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What to do in your garden in December


• Now is a good time to buy early-flowering camellias – Sasanqua and japonica varieties as well as bare root roses, and bare root fruit trees as well.
• As the temperatures begin to drop, you might be concerned about plants being damaged by the frost. For best protection, you can apply Cloud Cover to give your plants an additional 3-5 degrees of hardiness. You can also keep your eyes on the local weather report and cover your plants with frost cloths or frost bags which can be left on your plants without causing damage. You can find frost bags and cloth in various sizes in many nurseries or online.


• Take Root cuttings of woody shrubs and evergreens, such as azaleas, holly, and hydrangea, at this time of year. Click here for a step-by-step tutorial on how to propagate with root cuttings.
• Take hardwood cuttings from deciduous trees and shrubs. Dip cut stems in rooting hormone powder, and plant in equal parts sand and vermiculite. Keep moist.
• Bare-root planting season begins late this month. Look for cane berries, grapes, roses, fruit trees and roots of perennials such as artichokes, asparagus, rhubarb, astilbe, and peonies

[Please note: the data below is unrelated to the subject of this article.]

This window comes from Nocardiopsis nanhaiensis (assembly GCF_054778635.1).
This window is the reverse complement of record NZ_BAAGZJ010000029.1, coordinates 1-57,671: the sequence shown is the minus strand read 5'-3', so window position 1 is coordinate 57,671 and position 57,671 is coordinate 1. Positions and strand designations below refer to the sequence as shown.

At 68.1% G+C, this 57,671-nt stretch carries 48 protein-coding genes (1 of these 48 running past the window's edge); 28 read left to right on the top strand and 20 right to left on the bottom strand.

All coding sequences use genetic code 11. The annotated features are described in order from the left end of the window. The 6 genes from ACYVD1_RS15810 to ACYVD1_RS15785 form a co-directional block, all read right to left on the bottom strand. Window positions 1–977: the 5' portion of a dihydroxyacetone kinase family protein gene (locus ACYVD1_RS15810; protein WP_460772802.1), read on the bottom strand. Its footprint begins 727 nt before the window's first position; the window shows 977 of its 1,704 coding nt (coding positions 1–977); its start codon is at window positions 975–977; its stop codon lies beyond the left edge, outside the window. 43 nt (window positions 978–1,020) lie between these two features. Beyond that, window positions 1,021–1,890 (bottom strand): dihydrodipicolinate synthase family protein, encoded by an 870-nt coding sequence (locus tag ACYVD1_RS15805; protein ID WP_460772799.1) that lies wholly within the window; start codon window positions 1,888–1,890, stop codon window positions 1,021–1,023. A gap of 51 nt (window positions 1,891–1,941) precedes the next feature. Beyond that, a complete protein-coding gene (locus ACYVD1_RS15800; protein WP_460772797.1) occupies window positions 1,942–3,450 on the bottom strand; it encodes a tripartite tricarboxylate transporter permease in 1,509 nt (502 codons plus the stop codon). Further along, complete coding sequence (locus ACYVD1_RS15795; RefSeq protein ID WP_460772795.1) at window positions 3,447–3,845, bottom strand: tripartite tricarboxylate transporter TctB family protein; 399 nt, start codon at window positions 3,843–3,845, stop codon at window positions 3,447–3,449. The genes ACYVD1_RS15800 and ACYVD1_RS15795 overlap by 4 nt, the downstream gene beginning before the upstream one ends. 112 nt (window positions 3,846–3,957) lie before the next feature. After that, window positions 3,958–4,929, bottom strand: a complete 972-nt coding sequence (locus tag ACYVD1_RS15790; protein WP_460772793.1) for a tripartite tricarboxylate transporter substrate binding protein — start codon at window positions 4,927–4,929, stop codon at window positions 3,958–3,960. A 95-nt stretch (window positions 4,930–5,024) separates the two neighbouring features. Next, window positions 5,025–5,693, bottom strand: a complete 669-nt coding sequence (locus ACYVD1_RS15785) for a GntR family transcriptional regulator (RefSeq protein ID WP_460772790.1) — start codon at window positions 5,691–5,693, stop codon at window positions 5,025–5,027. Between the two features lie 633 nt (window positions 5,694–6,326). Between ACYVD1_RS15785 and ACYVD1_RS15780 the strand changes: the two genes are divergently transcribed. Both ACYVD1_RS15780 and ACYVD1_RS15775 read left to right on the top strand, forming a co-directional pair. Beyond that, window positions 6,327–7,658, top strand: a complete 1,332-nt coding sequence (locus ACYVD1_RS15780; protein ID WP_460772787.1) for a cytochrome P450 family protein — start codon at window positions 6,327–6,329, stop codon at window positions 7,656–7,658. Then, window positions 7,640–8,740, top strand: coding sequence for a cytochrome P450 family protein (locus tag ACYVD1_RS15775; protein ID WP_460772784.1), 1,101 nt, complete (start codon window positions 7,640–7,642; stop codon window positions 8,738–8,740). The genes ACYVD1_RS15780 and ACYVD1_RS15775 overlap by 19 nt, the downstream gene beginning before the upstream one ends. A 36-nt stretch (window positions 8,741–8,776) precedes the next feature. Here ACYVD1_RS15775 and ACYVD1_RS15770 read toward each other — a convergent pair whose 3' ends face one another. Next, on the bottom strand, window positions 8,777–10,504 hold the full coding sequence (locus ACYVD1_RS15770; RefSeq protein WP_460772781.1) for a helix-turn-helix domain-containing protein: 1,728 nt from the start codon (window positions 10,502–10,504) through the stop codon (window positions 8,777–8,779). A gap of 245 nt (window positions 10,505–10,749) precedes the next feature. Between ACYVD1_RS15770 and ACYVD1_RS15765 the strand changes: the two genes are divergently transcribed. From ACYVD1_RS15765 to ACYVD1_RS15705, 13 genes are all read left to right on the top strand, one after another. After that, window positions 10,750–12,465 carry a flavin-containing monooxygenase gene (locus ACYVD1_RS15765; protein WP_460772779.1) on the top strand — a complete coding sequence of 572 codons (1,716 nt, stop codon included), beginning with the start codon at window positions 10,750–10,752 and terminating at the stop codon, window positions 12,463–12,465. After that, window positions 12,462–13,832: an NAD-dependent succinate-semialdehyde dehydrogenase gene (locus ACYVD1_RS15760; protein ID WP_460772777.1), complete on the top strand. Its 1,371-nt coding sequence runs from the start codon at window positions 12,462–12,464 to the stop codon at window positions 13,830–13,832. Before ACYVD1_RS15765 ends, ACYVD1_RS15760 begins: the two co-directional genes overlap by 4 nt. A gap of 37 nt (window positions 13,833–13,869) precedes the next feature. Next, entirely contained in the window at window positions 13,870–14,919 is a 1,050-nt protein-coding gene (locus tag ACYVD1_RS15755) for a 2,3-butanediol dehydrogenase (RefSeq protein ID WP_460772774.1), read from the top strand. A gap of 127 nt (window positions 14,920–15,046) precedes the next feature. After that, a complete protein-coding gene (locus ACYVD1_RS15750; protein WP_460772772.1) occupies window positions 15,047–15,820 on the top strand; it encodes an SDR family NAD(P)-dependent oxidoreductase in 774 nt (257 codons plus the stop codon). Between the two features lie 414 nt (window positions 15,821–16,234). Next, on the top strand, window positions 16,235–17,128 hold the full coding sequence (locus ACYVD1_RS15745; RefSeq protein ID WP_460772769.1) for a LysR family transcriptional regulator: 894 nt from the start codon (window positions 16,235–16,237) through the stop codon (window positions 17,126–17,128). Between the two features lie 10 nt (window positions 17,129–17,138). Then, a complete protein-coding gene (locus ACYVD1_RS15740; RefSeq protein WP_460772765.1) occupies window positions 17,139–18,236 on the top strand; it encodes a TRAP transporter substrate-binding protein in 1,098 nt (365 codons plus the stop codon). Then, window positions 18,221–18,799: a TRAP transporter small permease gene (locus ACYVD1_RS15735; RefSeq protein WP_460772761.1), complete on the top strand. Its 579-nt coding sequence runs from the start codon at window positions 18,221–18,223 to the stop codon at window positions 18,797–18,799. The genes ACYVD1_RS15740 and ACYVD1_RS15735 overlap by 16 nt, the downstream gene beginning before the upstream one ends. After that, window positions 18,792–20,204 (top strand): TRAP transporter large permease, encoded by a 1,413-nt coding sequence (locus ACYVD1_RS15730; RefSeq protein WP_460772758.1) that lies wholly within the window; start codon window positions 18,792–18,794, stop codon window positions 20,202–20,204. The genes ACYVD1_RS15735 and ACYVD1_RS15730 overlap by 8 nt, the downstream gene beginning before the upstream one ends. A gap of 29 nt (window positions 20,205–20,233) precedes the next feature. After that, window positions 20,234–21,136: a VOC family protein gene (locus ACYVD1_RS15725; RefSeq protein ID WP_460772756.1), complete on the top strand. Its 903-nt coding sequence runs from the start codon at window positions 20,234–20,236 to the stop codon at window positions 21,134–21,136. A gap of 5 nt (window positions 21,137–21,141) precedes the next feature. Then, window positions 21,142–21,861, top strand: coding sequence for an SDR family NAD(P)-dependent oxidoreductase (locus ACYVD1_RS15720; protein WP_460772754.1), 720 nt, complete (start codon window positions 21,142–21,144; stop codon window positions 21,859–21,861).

• Remember to fertilize your fruit trees again with Master Bloom and F.S.T.
• Protect your plants from frost as needed.
• Continue fall cleanup begun last month. Keep after weeds and keep lawns free of fallen leaves and other debris.
• Cut back chrysanthemums to about 6 inches. Remove dead leaves and stems from dormant perennials.
• Start pruning dormant fruit trees and shrubs.
• Start pruning roses (although this can be deferred until January).
• Mulch azaleas, rhododendrons, camellias. They prefer acidic materials, such as oak leaves and pine needles, but any mixed, dry leaves will do if oak and pine are not available.
• Place your stored bulbs in a container with potting medium, peat moss, or sawdust if you see them start to shrivel. This means that they are too dry and this will stop the loss of water.
• Clean and sharpen your gardening tools as needed.

Happy Gardening in this Holiday Season

From all of us at Shamrock Landscape!

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